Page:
How Does A People-First Culture Fare During The Pandemic?

Dallas-based Advancial has moved its entire back-office team to remote work. Its office space and personnel structure might never be the same, but the credit union is focused on ensuring its culture.

 
 

Top-Level Takeaways

  • Advancial’s remote work handbook includes tips and tricks as well as formal guidelines.
  • Back-office employees are fully remote, and whereas connectivity is not a concern, the disintegration of culture is.

The pandemic has forced credit unions and other businesses across the United States to send employees home and transition into a remote-work environment. Luckily for Dallas-based Advancial Federal Credit Union ($1.8B, Dallas, TX), it’s had a formal remote work program in place since early 2018. That bit of familiarity helped mitigate the disruption resulting from last year’s unexpected operational shift.

Olivia Thurmond, VP of HR, Advancial FCU

“We think we’ve done a great job responding to the pandemic, and our employees’ efforts are the main reason,” says Olivia Thurmond, Advancial’s vice president of human resources. “That’s not to say there haven’t been challenges,”

Smaller But Similar

Two years ago, Advancial digitized certain processes and ironed out technology wrinkles to make remote work easier. At the time, the credit union also started allowing back-office staff to work from home.

To prepare its remote staff for all aspects of the new working arrangement, Advancial also created an employee handbook that provides a detailed reference for at-home processes as well as sets forth expectations and requirements to ensure productivity and professionalism, which is especially important for those who’ve never worked outside the office.

“How should you set up your workstation at home? How do you connect to the VPN? How do you process certain documents without a printer or scanner?” Thurmond says. “Not everyone has experienced all the various questions that come up in remote work. We wanted this to be a reference for that person.”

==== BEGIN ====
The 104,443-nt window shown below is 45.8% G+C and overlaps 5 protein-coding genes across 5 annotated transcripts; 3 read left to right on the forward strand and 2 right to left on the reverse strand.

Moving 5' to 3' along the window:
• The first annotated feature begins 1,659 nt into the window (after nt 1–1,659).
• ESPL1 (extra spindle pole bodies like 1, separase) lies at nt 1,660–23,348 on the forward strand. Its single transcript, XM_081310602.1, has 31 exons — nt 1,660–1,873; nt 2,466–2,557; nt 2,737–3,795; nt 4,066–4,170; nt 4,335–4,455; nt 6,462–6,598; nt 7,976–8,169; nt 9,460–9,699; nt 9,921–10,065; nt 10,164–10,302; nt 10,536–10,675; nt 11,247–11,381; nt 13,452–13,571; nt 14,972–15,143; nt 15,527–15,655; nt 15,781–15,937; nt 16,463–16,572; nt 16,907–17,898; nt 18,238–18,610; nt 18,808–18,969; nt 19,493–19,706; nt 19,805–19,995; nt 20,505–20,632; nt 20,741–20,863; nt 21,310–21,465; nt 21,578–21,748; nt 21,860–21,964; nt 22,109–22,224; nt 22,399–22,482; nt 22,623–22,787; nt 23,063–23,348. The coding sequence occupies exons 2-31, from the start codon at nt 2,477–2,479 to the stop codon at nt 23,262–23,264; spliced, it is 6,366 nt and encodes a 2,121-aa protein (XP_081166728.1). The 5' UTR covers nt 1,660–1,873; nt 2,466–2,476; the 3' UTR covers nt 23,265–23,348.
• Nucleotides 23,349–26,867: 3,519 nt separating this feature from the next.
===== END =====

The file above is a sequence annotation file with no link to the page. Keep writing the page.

CU QUICK FACTS

Advancial FCU
Data as of 09.30.20

HQ: Dallas, TX
ASSETS: $1.8B
MEMBERS: 97,229
BRANCHES: 14
12-MO SHARE GROWTH: 8.2%
12-MO LOAN GROWTH: 4.8%
ROA: 0.63%

And it was, however, the credit union still limited its remote work opportunities. Employees worked remote only one or two days per week. In addition, it required employees to come into the office at least one day per week, typically Wednesday when most organizational meetings or events were scheduled.

“We wanted to make sure culture wasn’t disrupted by providing too much flexibility,” Thurmond says.

Then COVID-19 hit and changed all that.

Advancial sent home approximately 85% of its non-front-line staff in March (certain paper-related positions are not conducive to remote work), and they’ve operated in a remote work environment since. But the credit union hasn’t missed a beat, says Thurmond. In large part that’s because Advancial employees are comfortable at home, but the credit union also built a positive remote work culture in the years leading up to an otherwise challenging 2020.

Today, Thurmond and the rest of the team at Advancial are keen to continue cultivating that culture as the calendar turns to 2021.